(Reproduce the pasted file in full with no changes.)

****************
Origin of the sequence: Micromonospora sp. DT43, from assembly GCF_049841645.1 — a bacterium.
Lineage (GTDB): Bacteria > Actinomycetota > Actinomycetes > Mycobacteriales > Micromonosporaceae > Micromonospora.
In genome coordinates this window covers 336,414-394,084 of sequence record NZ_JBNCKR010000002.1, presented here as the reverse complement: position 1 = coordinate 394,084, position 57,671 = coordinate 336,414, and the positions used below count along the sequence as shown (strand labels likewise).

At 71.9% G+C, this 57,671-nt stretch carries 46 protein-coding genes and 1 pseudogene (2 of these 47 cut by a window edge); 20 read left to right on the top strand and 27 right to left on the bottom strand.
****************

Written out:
Origin of the sequence: Micromonospora sp. DT43, from assembly GCF_049841645.1 — a bacterium.
Lineage (GTDB): Bacteria > Actinomycetota > Actinomycetes > Mycobacteriales > Micromonosporaceae > Micromonospora.
In genome coordinates this window covers 336,414-394,084 of sequence record NZ_JBNCKR010000002.1, presented here as the reverse complement: position 1 = coordinate 394,084, position 57,671 = coordinate 336,414, and the positions used below count along the sequence as shown (strand labels likewise).

At 71.9% G+C, this 57,671-nt stretch carries 46 protein-coding genes and 1 pseudogene (2 of these 47 cut by a window edge); 20 read left to right on the top strand and 27 right to left on the bottom strand.